Yesterday I made a streusel coffee cake (the second in a week), from my stand-by recipe - which is as beautiful to look at as to eat. Vis a vis the ongoing recalibration, I do feel compelled to tell you, in brief, that I ate but one small piece of the first cake (do you know, it's a sin not to eat beautiful baked goods you make yourself?) and I intend to eat whatever I like today. It is Thanksgiving, after all.
This morning, I finally tried my hand at the flan boulanger I have referred to on a few occasions. I will serve it with a simple raspberry garnish.
The recipe is one of Michel Roux's, from Pastry: Savory and Sweet, a book which I cannot recommend enough. Whether you are a novice or a seasoned baker, this book clearly articulates the steps in making perfect pastry and it does so in lovely, spare French-style. As I've mentioned many times, the keys to making pastry are the right ingredients, the right equipment and the right frame of mind. There is no mystery - but there is alchemy.
The custard is made from a lightly boiled vanilla bean milk mixture added to a thickening mixture, which includes eggs... This one (and the purist snob in me is slightly huffy) makes use of flour and a tbsp of custard powder (essentially corn starch, sugar and colouring). I'm amazed a fancy French chef condones the use of powder, nay, instructs it! Hey, if it works...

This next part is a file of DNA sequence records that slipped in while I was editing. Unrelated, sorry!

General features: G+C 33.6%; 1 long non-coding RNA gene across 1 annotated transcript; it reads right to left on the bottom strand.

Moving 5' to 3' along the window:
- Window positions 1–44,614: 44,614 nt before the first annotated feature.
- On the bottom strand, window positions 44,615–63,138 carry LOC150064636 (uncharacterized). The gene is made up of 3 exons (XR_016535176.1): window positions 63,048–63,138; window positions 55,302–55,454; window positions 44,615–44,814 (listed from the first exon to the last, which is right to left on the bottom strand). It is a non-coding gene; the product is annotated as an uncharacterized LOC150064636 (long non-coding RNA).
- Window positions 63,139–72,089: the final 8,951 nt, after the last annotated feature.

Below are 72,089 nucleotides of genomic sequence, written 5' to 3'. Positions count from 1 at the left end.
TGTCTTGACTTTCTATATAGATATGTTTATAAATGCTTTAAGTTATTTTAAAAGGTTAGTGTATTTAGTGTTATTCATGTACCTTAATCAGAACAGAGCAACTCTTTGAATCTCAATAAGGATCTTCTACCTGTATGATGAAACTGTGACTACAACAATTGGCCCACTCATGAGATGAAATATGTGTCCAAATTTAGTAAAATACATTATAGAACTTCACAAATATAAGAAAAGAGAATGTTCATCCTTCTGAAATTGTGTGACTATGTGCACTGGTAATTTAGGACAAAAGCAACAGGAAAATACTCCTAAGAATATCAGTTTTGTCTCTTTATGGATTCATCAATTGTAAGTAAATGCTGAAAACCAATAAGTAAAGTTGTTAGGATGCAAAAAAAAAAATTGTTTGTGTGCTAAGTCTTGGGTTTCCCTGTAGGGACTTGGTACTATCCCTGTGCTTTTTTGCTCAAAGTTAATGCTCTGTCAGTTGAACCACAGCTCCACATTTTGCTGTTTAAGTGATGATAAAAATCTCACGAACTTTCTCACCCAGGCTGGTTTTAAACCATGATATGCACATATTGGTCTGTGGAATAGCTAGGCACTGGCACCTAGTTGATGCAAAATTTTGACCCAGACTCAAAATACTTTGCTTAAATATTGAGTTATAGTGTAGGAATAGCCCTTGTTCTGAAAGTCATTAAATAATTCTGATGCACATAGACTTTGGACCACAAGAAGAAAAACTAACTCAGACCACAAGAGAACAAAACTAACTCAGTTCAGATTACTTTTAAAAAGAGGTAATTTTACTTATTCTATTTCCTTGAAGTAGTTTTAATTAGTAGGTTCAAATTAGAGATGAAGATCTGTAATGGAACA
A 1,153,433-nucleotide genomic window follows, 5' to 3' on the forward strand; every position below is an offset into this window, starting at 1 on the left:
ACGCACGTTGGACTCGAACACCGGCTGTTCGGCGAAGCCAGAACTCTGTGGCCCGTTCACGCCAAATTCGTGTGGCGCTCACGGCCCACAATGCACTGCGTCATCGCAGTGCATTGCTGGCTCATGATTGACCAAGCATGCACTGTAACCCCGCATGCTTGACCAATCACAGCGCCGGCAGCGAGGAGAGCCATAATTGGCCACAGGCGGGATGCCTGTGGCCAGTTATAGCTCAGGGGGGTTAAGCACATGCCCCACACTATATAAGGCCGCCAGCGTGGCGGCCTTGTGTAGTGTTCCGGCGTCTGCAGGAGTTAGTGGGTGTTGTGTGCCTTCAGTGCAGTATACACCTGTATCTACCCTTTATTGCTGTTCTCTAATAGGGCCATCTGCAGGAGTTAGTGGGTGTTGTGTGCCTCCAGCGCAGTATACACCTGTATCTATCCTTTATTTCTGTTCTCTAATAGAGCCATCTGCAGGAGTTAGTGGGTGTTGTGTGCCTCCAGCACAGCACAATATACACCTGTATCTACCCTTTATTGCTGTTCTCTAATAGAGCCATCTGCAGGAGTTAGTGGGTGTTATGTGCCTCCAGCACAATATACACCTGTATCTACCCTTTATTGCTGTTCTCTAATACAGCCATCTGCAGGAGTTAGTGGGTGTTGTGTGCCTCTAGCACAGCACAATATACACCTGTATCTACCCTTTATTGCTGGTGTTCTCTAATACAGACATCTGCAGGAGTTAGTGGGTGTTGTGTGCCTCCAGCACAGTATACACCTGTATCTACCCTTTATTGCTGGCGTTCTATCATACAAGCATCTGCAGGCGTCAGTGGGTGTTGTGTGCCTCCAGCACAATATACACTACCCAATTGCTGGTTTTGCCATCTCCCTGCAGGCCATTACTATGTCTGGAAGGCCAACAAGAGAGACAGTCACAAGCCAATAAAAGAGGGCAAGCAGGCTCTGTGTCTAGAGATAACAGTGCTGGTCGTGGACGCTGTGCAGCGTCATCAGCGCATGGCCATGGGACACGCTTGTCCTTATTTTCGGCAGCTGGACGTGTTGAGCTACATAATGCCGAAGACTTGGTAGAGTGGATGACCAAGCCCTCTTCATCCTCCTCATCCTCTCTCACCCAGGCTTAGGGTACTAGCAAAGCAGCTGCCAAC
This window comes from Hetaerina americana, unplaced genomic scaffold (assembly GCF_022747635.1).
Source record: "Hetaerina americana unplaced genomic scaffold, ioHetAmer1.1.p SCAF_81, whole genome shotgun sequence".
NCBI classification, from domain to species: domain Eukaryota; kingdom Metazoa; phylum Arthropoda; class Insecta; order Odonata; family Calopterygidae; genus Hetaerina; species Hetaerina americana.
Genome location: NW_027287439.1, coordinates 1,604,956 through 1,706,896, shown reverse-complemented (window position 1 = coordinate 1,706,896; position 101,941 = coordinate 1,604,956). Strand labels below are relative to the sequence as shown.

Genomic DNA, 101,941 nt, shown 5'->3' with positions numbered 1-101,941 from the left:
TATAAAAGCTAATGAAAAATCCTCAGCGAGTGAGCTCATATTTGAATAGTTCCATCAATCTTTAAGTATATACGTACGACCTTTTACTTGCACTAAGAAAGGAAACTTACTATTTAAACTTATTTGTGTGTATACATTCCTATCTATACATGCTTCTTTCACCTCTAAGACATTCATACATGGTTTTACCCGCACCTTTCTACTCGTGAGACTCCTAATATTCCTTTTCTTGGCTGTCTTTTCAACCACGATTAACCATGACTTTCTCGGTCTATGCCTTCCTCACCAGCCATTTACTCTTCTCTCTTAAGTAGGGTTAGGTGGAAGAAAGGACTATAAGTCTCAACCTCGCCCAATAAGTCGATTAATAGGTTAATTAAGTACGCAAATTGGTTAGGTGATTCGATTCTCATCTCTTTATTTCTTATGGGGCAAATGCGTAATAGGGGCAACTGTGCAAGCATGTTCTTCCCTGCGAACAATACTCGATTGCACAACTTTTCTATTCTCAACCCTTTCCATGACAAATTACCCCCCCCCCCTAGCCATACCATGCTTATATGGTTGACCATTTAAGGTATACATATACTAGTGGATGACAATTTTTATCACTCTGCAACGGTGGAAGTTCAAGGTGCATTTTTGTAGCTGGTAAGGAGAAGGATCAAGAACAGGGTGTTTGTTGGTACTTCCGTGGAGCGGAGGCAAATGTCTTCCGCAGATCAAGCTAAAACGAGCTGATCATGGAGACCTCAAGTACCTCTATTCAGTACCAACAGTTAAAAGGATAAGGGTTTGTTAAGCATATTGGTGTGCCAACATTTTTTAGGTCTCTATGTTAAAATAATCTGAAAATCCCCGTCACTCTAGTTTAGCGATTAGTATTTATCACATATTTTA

This is the parbaked crust. You can see the initial shrinkage (see below for explanation). The reason you prick the base is to encourage even cooking. It allows steam to escape without puffing up the pastry. That, in addition to blind baking with parchment atop of which you place weight (rice, beans, stones etc.) will ensure a level end result.
And here's the finished product!
I didn't have a lot of time to let the dough rest, unfortunately, as I'm sharing the oven today. As a result, it shrank more than I'd like and looks a bit crass - despite a secondary rest period in the fridge, after rolling but before baking. I expected that; resting allows protein chains to relax, which mitigates shrinkage, and can have potential implications on the finished texture. To work around, I left extra overage at the top of the tart pan - that in addition to the overage caused by pinching the dough. You can see, it really needed it. As it is, the crust-edge is wildly uneven. Not that it's going to matter when it's beautifully plated. And if it tastes awesome, I'll feel alright.